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Auto-enrolment providers slam NOW: Pensions over cost analysis

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Leading UK master trusts have hit out at a cost analysis from NOW: Pensions that claimed it was the lowest-cost auto-enrolment provider on the market.

The provider – which runs more than £1.3bn (€1.4bn) in defined contribution (DC) assets – published a press release last week in which it stated that its charging structure would have the lowest effect on members’ savings over a 20-year period, compared with seven other providers.

The analysis was based on a hypothetical pension fund member earning £28,000 a year – the average wage in the UK. Over 20 years saving 8% of salary, the auto-enrolment minimum, NOW: Pensions assumed 2.5% annual wage growth and a 5% annual investment return.

After two decades saving with NOW: Pensions, the member would have accumulated more than £73,000 and paid £2,956 in charges, the provider claimed. It charges 0.3% a year plus a £1.50 per month administration fee.

In contrast, NOW: Pensions’ analysis showed that Smart Pension’s 0.75% annual charge would mean the member would pay £6,636 in fees and accumulate just over £70,000.

Adrian Boulding, director of policy at NOW: Pensions, said the “auto-enrolment cost comparison index” showed the “devastating effect” of fees.

“We hope our analysis will encourage employees to shop around for the AE provider that suits them best and look at fee structures over the long-term to ensure they are getting the most out of their hard-earned money,” Boulding added. “We also recommend that all savers consolidate their funds, to benefit from economies of scale where providers offer these.”

Backlash

However, the analysis prompted stinging criticism from some of NOW: Pensions’ rivals named in the analysis.

A spokeswoman for Smart Pension said: “This is an artful piece of propaganda taken at such an acute angle so as to throw the best possible light on NOW: Pensions – and it should only be viewed from this perspective.

“If you look at any piece of recently published independent performance analysis, net of fees, NOW is firmly at the bottom.”

Romi Savova, CEO of PensionBee – which NOW: Pensions claimed was the second most expensive provider on the market – also criticised the analysis, highlighting that PensionBee was not an auto-enrolment provider.

Savova added: “It is absurd for NOW: Pensions to suggest they are a cost-effective pension provider, and the wider industry response to their auto-enrolment cost comparison index demonstrates this.”

Citing a letter sent earlier this year to the UK parliament’s Work and Pensions Select Committee, she argued that NOW: Pensions “routinely erodes the value of their members’ pensions to £0 – an outcome that is inconsistent with the objectives of auto-enrolment”.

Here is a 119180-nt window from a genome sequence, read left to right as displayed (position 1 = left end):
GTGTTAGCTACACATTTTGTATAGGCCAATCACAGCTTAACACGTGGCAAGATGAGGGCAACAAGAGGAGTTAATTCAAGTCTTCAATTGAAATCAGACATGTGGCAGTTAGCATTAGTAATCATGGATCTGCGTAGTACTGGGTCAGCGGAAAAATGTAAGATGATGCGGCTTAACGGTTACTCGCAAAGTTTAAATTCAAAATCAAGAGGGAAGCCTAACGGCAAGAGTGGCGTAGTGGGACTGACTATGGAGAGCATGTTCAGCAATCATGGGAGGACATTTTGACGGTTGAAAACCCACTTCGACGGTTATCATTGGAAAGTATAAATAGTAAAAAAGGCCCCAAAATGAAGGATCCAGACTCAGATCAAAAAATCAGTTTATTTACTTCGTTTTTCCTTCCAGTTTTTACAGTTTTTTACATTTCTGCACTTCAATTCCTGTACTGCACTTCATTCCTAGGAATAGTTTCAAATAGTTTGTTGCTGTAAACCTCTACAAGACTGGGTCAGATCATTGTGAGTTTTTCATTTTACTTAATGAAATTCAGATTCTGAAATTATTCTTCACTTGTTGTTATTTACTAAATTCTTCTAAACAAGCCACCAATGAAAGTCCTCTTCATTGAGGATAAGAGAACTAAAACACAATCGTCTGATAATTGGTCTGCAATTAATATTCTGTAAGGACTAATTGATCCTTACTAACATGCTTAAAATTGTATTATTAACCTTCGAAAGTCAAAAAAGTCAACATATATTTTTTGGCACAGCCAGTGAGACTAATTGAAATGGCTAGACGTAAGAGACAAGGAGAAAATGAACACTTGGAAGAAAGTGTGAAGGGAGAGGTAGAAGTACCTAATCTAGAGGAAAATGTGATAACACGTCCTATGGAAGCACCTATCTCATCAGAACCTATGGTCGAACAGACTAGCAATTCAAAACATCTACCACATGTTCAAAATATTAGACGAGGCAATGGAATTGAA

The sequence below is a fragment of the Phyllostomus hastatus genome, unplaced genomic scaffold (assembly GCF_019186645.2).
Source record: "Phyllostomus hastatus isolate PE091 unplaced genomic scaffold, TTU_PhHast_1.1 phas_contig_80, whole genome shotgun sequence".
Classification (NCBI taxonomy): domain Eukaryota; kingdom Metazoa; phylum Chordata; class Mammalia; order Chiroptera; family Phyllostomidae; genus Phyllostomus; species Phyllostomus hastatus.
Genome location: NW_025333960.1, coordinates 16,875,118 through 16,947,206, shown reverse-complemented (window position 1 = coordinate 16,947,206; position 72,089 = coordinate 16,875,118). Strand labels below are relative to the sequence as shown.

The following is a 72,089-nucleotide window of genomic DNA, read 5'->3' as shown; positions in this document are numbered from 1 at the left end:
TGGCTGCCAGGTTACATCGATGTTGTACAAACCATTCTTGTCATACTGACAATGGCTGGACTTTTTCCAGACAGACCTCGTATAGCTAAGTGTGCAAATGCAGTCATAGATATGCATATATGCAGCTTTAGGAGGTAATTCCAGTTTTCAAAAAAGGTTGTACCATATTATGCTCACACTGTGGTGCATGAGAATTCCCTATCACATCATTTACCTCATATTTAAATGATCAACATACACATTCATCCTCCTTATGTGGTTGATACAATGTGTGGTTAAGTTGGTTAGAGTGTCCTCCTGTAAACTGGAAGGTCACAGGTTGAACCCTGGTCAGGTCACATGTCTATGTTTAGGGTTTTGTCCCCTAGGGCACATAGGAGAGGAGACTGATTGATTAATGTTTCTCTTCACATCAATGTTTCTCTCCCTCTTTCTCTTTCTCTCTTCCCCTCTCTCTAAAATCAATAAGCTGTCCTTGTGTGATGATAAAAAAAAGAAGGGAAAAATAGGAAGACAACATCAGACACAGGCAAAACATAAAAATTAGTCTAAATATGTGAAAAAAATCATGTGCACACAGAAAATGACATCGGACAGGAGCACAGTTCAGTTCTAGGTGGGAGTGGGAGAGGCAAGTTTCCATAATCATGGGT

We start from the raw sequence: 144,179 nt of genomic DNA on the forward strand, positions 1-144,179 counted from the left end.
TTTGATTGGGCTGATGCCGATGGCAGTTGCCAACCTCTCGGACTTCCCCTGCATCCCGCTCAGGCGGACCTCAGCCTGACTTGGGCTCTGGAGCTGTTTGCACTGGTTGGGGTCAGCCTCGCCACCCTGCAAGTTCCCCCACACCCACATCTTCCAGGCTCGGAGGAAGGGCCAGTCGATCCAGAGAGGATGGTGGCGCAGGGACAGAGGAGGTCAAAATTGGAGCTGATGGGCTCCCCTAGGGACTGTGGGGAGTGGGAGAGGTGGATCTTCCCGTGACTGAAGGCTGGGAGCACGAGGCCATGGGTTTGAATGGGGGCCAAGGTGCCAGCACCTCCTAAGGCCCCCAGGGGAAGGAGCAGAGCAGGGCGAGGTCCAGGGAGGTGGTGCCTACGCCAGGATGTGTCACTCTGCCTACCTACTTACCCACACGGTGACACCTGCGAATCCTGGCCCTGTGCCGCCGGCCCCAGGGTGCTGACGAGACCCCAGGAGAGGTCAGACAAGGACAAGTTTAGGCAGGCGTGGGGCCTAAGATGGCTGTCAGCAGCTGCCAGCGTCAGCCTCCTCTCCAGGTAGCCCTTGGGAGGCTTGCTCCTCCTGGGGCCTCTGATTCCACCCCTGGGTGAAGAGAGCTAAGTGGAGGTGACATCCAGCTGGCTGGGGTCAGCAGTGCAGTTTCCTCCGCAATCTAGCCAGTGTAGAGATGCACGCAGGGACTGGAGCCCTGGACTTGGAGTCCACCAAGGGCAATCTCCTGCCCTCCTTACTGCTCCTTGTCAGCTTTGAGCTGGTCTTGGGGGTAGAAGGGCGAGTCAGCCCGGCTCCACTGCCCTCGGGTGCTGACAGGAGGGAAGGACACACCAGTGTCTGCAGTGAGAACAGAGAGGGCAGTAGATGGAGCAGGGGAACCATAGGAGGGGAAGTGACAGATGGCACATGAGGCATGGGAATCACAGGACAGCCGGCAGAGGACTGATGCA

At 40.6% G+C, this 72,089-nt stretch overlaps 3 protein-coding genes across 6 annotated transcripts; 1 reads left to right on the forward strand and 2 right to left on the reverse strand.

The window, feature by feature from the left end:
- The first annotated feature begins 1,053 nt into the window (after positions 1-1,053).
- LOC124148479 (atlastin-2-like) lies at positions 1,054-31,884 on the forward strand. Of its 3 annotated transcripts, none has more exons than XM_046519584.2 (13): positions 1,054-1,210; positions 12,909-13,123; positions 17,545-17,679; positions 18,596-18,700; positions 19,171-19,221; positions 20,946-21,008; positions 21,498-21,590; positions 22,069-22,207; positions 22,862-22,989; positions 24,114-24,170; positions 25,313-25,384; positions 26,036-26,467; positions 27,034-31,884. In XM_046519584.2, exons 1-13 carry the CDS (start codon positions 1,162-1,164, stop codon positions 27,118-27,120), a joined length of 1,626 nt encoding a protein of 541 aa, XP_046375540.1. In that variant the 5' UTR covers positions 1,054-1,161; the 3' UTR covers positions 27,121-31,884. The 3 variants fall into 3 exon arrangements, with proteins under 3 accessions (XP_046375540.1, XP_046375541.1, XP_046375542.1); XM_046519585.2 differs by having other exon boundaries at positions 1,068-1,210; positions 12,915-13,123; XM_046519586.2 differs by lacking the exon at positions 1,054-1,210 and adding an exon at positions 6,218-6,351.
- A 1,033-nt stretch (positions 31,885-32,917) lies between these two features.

Frank Field, chair of the committee, wrote to NOW: Pensions’ Boulding on 22 February asking how many of the master trust’s members had experienced “costs higher than returns”, and how many had savings of more than £4,000.

NOW: Pensions has yet to respond publicly to the questions.

The provider is currently waiting for the results of its application for authorisation from the Pensions Regulator. It received an extension to the 31 March 2019 deadline for submitting its application following its acquisition by Cardano in February.

NOW: Pensions is the pension provider for IPE International Publishers.

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Readers' comments (1)

  • "NOW: Pensions" is a rather confusing name; I kept being thrown by it as I was reading the article. Perhaps it's worth always quoting it (with double quotes) so that it's clear that the whole phrase is the name? Probably worth considering doing that for any name that includes punctuation marks.

    Unsuitable or offensive? Report this comment

  • Hi Richard,
    Thanks for your feedback - point taken! This is the style we've opted for at IPE, based on NOW's branding. There are always going to be companies with names that may appear awkward in text like you describe. We have to decide in each case how we deal with it and stick to that decision for the sake of consistency, both in our coverage of NOW and relative to other companies. (Note: older stories may have used an alternative style, as the style guide is updated periodically.)
    Regarding the use of quotation marks, the IPE style guide is specific about when these should and should not be used, for consistency and clarity.
    I hope that helps.
    - Nick Reeve

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